The Covid-19 virus has turned the world upside down with most manufacturers and industries reporting losses and bankruptcies. But there are some that have benefitted in the times of crisis. Most are associated with healthcare and similar ancillary industries.
One of the beneficiaries is Malaysia's rubber industry. With the demand for disposable and rubber gloves going up in the world, a glove maker in Malaysia, the co-founder of the Riverstone Holdings Ltd., has become the fifth-richest billionaire in the country.
Wong Teek Son, started the company in the 1980s. He was a research scientist before getting into the rubber business.
Wong co-founded the company in 1989 after quitting his research chemist job at a firm that supplied cleanroom products. He said it was not a planned venture. “The opportunity presented itself only because the company I worked for shut down, and we were able to use their production lines,” he said in an interview with the Singapore Exchange in 2016. The competition in the cleaning business was tough and many companies closed down during that period. “We realized we needed to provide a service to our customers.”
With the demand for protective equipment going up this year, his company shares have seen a six-fold increase from March. His personal fortune has reached $1.2 billion.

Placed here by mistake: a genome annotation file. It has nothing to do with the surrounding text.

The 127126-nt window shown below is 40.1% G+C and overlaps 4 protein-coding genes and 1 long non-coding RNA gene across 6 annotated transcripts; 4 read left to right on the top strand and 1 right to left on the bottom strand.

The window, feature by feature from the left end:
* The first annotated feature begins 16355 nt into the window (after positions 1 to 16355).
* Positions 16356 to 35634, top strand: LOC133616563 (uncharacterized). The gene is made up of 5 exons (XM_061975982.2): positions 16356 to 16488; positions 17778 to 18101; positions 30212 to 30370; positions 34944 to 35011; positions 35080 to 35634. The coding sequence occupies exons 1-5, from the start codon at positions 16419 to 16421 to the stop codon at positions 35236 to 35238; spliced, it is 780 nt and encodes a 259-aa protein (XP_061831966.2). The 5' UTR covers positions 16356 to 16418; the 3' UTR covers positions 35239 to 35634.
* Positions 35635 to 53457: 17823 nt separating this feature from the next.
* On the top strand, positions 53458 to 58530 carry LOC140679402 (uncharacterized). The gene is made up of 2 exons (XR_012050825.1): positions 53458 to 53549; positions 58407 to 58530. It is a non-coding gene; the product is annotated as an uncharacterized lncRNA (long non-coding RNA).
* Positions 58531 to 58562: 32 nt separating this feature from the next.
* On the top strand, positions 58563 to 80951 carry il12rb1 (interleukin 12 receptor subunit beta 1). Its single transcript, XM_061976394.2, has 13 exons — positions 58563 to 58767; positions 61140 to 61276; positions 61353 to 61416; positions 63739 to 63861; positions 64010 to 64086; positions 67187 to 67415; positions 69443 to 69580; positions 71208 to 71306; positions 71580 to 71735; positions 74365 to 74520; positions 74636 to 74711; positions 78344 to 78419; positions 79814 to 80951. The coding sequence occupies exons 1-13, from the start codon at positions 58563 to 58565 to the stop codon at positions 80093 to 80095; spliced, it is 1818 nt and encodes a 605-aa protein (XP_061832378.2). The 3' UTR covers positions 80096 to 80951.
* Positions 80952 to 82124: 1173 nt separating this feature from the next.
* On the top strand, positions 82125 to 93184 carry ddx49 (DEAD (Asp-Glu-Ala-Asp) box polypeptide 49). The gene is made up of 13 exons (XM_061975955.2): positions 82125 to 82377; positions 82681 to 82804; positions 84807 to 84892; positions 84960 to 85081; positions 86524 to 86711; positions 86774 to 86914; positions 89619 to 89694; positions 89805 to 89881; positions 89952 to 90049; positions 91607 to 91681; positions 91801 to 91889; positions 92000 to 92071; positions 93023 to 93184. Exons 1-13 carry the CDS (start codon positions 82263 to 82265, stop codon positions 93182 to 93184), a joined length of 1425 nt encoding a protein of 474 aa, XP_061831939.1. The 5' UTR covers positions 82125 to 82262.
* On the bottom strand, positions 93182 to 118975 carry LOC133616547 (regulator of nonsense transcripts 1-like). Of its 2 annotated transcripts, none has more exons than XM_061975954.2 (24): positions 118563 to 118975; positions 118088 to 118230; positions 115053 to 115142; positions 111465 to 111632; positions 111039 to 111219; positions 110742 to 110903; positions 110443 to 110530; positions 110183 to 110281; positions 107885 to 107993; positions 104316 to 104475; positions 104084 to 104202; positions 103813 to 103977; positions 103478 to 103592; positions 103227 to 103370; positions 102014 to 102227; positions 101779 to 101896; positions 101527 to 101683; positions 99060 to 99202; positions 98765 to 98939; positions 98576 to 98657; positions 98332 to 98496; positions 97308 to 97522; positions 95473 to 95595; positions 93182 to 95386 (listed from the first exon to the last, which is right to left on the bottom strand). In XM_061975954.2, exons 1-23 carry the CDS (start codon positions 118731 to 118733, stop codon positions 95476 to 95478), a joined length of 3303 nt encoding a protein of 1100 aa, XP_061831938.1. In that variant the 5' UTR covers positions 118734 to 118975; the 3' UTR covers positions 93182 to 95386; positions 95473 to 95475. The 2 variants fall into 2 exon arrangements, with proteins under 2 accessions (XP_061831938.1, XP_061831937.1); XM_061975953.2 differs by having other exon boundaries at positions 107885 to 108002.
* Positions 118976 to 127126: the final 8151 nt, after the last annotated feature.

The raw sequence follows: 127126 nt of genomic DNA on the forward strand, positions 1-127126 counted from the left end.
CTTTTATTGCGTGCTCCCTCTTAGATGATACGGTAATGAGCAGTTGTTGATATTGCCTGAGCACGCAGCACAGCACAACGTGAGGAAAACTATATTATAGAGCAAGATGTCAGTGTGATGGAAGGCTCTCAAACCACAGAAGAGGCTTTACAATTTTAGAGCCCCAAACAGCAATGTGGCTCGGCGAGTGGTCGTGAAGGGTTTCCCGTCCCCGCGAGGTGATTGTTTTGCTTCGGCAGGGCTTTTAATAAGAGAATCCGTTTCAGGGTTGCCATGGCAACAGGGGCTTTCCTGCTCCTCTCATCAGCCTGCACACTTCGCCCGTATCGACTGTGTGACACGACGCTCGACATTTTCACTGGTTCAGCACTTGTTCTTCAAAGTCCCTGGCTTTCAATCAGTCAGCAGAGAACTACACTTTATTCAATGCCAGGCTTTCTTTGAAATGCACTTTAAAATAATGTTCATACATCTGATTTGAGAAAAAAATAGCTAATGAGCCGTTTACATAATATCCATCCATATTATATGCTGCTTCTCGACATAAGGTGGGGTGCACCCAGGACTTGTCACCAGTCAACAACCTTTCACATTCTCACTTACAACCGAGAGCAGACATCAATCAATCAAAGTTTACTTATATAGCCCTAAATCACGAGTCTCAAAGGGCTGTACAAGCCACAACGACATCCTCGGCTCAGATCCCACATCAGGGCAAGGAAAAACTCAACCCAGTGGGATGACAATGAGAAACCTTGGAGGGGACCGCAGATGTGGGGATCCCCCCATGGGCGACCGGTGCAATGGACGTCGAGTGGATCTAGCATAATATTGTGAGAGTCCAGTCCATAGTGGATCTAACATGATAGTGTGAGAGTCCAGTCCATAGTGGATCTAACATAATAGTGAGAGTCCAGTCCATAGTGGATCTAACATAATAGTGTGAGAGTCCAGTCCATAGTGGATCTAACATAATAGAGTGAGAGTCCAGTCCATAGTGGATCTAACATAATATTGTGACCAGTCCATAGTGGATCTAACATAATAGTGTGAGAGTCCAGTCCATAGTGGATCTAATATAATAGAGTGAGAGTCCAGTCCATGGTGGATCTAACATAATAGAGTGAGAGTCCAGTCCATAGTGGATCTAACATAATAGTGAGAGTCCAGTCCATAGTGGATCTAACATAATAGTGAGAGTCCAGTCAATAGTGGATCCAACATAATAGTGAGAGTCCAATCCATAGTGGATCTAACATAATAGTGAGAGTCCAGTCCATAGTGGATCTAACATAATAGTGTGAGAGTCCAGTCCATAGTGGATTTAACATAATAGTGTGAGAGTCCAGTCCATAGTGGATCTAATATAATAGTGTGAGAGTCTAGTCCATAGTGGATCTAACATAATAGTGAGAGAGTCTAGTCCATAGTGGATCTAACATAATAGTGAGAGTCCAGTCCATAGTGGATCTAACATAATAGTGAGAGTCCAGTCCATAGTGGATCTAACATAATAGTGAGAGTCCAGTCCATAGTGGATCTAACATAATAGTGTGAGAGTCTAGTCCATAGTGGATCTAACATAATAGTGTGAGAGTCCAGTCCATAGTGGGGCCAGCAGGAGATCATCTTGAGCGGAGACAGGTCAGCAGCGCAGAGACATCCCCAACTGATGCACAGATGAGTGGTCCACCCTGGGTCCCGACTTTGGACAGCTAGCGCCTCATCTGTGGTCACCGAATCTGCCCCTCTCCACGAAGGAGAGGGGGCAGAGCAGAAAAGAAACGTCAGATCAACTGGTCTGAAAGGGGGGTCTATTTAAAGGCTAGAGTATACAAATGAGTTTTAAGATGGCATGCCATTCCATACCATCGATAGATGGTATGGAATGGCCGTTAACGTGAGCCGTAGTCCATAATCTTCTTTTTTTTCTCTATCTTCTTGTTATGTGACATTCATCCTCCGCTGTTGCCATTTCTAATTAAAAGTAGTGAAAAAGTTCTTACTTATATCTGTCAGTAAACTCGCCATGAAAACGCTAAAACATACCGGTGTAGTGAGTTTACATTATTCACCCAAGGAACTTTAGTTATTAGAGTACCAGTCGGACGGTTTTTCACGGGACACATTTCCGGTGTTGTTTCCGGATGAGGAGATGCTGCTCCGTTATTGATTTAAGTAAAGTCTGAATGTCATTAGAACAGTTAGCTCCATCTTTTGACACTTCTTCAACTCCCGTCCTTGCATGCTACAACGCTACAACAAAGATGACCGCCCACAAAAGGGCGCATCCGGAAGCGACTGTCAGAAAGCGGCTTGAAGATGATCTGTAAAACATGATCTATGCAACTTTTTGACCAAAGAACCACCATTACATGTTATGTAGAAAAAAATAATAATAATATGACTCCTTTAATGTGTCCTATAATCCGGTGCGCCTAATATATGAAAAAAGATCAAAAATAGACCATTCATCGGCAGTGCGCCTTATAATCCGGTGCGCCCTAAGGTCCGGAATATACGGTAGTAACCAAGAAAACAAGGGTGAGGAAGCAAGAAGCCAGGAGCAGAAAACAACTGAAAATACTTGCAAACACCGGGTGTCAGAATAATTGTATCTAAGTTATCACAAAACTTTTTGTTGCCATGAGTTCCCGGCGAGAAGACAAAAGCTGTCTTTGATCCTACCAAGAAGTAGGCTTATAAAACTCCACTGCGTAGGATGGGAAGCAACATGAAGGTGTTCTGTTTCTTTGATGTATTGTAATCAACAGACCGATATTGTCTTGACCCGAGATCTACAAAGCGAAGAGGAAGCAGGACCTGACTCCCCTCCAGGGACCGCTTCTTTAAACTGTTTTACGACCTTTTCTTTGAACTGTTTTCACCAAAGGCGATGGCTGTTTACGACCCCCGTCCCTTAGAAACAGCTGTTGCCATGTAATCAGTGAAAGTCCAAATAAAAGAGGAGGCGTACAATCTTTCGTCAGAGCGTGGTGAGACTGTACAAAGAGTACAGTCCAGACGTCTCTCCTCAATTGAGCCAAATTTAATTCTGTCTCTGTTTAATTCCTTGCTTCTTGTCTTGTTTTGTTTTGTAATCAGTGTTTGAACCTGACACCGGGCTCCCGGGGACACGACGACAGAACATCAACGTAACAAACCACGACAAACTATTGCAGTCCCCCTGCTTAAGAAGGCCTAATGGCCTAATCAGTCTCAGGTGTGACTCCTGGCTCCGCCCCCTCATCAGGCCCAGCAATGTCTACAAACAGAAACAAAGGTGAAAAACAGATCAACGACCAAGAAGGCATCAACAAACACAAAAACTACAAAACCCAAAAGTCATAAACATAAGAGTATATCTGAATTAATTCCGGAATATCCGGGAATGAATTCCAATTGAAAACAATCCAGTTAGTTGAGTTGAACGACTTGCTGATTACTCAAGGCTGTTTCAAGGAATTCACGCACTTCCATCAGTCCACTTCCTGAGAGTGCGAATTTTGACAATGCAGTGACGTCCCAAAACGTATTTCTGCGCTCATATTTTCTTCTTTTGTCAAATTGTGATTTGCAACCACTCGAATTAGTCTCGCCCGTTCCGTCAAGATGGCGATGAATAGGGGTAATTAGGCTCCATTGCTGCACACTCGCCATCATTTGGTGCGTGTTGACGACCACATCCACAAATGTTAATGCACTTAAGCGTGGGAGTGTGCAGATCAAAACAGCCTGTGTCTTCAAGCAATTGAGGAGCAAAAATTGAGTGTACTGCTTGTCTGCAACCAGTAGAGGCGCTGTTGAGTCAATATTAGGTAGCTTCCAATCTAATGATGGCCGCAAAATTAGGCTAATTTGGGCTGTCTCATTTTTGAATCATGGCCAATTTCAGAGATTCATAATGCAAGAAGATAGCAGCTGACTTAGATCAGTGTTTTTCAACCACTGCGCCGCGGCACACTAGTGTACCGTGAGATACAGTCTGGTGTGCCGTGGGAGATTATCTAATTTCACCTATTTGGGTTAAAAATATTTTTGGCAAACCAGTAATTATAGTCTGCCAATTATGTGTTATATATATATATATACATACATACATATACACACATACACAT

Leading out of adversity
The world’s desperate search for a vaccine cure for the disease or a therapeutic cure even may see the demand for protective gloves coming down.
Russia has already announced the registration of its Sputnik V vaccine, though the world is not convinced of its efficacy. AstraZeneca, Gilead and Johnson & Johnson are all very confident of their clinical trials of the vaccines bearing fruit. So much so that the US has committed nearly 3.5 billion to Moderna Pharmaceuticals and others under its Operation Warp Speed to hurry up the research and clinical trials.
Many companies supplying protective equipment like masks and gloves saw a dive at the bourses after the vaccine announcements. Riverstone slumped 13 percent in its worst week since March.
“Even though a vaccine may not result in lower demand for gloves, investors may sell their shares in anticipation that it’ll reduce the number of cases,” noted RHB Research Institute analyst Alan Lim in an Aug. 13 report.
Malaysia produces about 65 percent of the world’s supply for rubber gloves, and the Plantation Industries and Commodities Ministry estimates exports will climb 45 percent this year.
Malaysia’s other glove-making companies such as Top Glove Corp. and Hartalega Holdings Bhd. are now among the five most valuable companies on Malaysia’s equity benchmark index. The companies saw a jump of 192 percent in their share values this year, lifting the net worth of their billionaire founders, according to the Bloomberg Billionaires Index.
Businesses that do well in times of distress due to their accidental fortune in being the suppliers of in-demand products have to be weary of the demand petering off once the crisis is over. The savvy ones are smart enough to realize the fact and use the opportunity to expand the business vertically.